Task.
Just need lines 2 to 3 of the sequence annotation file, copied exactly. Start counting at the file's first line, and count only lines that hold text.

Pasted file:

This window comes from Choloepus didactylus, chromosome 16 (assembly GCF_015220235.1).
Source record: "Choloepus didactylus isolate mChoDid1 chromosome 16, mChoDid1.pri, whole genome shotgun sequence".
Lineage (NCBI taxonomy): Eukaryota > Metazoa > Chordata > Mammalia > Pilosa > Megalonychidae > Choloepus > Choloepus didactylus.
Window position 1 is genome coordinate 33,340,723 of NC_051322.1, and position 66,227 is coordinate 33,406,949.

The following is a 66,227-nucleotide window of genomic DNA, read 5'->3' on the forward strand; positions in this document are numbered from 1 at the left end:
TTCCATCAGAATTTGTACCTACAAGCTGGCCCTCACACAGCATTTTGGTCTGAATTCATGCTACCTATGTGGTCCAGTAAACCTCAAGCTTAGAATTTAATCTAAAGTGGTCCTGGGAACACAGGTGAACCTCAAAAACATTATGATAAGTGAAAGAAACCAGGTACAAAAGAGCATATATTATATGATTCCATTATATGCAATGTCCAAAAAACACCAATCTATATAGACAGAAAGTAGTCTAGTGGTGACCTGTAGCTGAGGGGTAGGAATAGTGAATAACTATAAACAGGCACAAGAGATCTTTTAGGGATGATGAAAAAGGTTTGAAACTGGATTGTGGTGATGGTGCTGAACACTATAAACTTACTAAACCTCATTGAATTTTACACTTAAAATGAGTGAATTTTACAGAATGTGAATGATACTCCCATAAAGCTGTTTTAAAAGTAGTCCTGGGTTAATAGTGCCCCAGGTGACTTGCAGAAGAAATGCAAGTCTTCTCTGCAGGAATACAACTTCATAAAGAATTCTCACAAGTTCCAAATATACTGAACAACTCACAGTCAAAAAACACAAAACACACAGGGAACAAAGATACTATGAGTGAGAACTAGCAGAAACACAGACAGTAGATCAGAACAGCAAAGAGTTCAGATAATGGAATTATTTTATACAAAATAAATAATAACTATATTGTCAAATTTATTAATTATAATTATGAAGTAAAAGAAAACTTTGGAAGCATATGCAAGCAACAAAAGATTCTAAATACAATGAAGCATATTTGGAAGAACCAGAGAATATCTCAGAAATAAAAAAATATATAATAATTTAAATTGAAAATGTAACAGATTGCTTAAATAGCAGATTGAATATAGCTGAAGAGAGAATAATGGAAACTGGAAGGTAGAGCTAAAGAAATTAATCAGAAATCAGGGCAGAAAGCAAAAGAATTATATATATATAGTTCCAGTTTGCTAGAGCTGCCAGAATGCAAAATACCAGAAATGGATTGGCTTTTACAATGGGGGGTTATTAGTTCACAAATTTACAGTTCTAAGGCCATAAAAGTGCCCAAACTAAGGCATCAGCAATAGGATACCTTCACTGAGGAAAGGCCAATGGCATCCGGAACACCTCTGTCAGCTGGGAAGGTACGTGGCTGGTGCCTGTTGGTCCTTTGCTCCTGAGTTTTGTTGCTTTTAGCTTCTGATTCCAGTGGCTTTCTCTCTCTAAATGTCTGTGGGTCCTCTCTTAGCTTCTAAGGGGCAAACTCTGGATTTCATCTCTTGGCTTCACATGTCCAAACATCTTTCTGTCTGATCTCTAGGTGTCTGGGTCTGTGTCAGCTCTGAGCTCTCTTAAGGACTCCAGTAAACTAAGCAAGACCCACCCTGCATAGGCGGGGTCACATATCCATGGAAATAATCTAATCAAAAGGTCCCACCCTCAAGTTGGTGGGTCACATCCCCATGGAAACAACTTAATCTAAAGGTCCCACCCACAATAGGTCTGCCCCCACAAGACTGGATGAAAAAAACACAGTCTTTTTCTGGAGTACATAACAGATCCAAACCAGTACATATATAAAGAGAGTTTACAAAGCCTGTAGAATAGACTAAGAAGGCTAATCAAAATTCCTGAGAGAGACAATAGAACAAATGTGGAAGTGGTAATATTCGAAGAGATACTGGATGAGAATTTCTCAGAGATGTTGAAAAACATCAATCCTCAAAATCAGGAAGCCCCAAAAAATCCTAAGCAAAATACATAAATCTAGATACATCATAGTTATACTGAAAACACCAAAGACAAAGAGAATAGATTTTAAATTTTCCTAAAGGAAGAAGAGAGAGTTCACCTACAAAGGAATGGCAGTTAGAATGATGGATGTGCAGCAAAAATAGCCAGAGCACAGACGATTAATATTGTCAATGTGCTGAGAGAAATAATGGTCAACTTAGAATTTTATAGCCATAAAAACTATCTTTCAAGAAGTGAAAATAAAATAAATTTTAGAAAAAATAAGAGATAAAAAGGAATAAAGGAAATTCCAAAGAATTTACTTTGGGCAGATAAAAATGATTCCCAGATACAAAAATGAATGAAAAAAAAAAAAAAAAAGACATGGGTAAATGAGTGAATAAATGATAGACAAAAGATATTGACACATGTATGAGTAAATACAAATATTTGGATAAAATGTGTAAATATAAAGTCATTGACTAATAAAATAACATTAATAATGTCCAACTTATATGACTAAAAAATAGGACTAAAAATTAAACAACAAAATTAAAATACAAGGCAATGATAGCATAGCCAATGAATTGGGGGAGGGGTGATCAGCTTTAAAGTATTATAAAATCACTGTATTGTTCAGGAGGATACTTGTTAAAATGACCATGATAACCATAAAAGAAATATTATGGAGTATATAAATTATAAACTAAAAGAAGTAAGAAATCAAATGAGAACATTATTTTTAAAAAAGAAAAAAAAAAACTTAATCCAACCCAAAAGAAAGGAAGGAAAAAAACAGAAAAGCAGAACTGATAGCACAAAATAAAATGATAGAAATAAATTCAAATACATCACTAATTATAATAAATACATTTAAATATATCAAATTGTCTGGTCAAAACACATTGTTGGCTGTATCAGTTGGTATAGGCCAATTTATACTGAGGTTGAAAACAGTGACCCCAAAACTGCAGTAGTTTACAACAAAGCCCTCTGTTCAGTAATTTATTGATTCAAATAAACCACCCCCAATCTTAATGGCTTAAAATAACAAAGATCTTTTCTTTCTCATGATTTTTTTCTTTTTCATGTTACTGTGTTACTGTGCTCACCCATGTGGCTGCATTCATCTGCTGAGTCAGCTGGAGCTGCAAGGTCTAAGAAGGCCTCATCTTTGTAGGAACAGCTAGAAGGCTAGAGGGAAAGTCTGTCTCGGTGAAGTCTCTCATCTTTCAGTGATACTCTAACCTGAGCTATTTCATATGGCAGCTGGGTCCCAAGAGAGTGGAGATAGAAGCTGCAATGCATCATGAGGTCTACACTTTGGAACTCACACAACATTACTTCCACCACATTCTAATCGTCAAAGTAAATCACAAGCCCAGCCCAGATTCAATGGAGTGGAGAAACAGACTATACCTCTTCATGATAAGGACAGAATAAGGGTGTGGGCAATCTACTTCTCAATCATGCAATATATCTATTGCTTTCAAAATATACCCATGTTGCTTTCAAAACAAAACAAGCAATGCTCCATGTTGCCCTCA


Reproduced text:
Source record: "Choloepus didactylus isolate mChoDid1 chromosome 16, mChoDid1.pri, whole genome shotgun sequence".
Lineage (NCBI taxonomy): Eukaryota > Metazoa > Chordata > Mammalia > Pilosa > Megalonychidae > Choloepus > Choloepus didactylus.